I also believe in choice. The first 9ish weeks, we use the below rotation chart to give students structure and as I'm introducing all the parts of our Daily 5 routine. Ultimately, there comes 'that' moment when you know your friends have built their stamina and are ready to choose. This requires considerable trust in your friends and in your training...but if trained, they will be great. When I let choice happen with my 1st graders, it was fabulous. I have friends telling me - "Ms. W, I am working on zooming into my writing moment and really need some extra writing time." or a sweet friend who fell in love with graphic novels would often say "I only have 40 more pages until I can read the next book. I'm visiting Read to Self twice today." Even in 1st grade, choice can work. Now, did friends occasionally lose choice - absolutely! But it was a reminder that we needed more practice and we would try again the next week.
Within choice, there must also be accountability. I do trust my 1st graders to make choices that are best for them; but as the teacher, I am responsible for ensuring that every friend in my class is performing and achieving at high levels. For accountability, I goal-set with students (more about this later) and students use the below guide to record their choices. Students color the choices they made each day and then, at the end of our block we take time to reflect. As a class, we make a plus (celebrations of our learning) and delta (things we want to make better tomorrow) chart and then, students write their own plus/delta. As students finish, they put their heads down, I check their reflection (and many times have a mini-conference or write a note of my own), and then students line up for the restroom. This is a five-minute process that communicates to students that I am aware of what's going on in the classroom and I expect their best every day. Time off task keeps us from becoming better readers and writers.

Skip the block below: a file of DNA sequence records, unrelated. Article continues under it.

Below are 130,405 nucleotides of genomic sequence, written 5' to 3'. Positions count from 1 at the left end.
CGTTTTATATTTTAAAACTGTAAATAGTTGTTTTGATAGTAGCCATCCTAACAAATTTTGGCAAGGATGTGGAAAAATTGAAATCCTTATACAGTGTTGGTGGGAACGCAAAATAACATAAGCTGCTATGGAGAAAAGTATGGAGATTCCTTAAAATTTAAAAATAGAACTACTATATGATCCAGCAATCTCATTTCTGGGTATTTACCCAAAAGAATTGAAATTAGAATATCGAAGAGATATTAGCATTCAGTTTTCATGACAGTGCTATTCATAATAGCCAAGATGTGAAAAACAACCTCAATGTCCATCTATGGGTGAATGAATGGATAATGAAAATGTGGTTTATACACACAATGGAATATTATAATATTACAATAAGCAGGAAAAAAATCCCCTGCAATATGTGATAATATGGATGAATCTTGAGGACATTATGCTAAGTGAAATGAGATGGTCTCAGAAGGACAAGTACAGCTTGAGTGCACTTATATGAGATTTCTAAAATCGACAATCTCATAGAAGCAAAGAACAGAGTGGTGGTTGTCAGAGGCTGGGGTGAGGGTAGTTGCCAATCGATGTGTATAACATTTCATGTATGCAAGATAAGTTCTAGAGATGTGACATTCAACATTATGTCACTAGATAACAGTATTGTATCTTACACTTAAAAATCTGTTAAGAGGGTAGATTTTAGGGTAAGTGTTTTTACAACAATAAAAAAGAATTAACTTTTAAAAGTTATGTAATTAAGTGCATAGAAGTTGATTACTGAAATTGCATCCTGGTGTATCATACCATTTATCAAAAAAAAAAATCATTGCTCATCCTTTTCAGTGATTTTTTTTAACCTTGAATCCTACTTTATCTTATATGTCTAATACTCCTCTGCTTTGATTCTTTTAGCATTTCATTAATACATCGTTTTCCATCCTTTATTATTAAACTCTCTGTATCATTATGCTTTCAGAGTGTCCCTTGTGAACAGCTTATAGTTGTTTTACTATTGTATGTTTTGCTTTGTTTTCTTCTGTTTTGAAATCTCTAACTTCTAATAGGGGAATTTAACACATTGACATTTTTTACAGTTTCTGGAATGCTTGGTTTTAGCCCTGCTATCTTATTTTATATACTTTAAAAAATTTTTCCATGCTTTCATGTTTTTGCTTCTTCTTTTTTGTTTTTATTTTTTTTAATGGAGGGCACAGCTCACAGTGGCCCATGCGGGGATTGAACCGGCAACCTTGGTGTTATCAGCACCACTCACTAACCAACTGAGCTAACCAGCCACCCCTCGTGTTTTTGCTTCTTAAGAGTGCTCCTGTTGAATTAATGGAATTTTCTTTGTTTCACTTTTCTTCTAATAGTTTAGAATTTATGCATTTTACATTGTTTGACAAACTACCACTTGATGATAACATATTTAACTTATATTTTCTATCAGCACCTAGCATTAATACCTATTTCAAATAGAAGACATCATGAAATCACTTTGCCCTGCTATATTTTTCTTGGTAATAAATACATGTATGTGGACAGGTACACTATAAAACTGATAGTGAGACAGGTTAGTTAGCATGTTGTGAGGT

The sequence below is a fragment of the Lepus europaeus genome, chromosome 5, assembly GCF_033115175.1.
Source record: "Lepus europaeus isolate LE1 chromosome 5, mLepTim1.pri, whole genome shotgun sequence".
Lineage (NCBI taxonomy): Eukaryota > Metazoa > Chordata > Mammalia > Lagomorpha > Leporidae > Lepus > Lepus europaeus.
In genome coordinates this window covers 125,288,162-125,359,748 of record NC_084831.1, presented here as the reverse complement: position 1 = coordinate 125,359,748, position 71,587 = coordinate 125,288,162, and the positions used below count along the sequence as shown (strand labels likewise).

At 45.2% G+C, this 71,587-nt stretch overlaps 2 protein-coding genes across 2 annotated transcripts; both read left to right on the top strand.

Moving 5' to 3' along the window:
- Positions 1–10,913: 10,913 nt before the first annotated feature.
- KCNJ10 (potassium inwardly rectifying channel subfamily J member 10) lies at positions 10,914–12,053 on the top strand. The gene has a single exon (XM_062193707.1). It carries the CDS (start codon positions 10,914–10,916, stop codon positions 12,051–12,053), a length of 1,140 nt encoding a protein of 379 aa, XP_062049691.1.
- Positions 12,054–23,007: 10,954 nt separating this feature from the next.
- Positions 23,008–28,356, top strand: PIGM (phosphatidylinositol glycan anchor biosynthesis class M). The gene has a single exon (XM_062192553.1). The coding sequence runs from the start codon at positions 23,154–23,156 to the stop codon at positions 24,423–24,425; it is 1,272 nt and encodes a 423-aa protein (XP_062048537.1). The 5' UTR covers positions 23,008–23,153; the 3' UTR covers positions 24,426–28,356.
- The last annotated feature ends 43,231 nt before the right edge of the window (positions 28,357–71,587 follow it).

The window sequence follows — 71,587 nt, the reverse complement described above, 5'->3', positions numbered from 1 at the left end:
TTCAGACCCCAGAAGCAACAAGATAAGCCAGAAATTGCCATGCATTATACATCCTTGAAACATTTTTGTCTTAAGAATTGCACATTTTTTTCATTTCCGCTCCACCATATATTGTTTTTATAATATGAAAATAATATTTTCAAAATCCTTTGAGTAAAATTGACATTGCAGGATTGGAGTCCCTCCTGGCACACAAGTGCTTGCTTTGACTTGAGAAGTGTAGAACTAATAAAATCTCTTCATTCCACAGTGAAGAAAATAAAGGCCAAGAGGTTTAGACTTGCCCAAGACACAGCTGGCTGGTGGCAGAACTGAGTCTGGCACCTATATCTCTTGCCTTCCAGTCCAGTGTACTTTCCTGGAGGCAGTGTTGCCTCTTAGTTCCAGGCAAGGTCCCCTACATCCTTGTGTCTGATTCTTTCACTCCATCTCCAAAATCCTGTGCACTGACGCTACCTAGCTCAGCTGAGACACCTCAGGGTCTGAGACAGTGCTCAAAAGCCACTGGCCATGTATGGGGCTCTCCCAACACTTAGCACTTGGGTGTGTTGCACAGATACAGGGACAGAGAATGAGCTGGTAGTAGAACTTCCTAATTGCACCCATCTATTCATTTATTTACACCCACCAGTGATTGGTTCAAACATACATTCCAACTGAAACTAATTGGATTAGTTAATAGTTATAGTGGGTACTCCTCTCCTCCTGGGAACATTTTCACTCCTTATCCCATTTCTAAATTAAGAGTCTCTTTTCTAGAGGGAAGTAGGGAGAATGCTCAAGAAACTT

Friends, I know this post has been scattered, but these are the foundations for the future chapters - trust, community, more time spent reading/writing, choice, accountability. So, what did you think about Chapter 2? How do these core beliefs match your writing/reading block? Does the trust and choice part get you (sometimes I am so guilt of that!)?  I've love to hear your ideas!

We're on an accelerated schedule (so we can finish by the end of July), so on Tuesday we'll be looking at Chapter 3: The 10 Steps. Friends, this is a BIG chapter. It's all about how the launch Daily 5, and the 10 steps for building independence. So, buckle up and get reading! ;)

Also, make sure to visit Adventures in Room 129 (who is hosting Week 2), as well as, the other awesome teacher-bloggers who are joining us. Even if you're not a blogger, please join-in on the conversation below! :)

Wednesday, June 24, 2015

Creating a Classroom Website using Weebly

Connecting families to the classroom and giving them the tools to work with students at home is a huge part of our jobs as teachers. Although I use many modes of parent communication (you can read about them in this blog post), I love having a 'landing' where families always have access to the information they need. Emails bounce back, texts are sometimes erased, and paper newsletters reside in a mystical land of lost home/school you feel me? My classroom Weebly site is always available and contains all of our must-know classroom information - dates, newsletters, photos, videos, and learning resources.
Weebly is a free and SIMPLE blogging platform. Unlike Blogger, Snapfish, or Wordpress, Weebly is all drag-and-drop. Once you create a website and choose a template (there are dozens of different templates), you will see the grey menu on the left of your screen (as seen below). Here you have lots of choices that you can drag and drop into the body of your website. Boom - it's that easy! There is no coding or building or creating, just dragging and dropping the features you want.

Using the blue menu at the top of the screen (seen below), you can also create and organize your web-site pages. On my website I've created 4 pages - our Class Blog (an easy feature to add-on to your website), our Newsletter, our Photos, and Home Practice.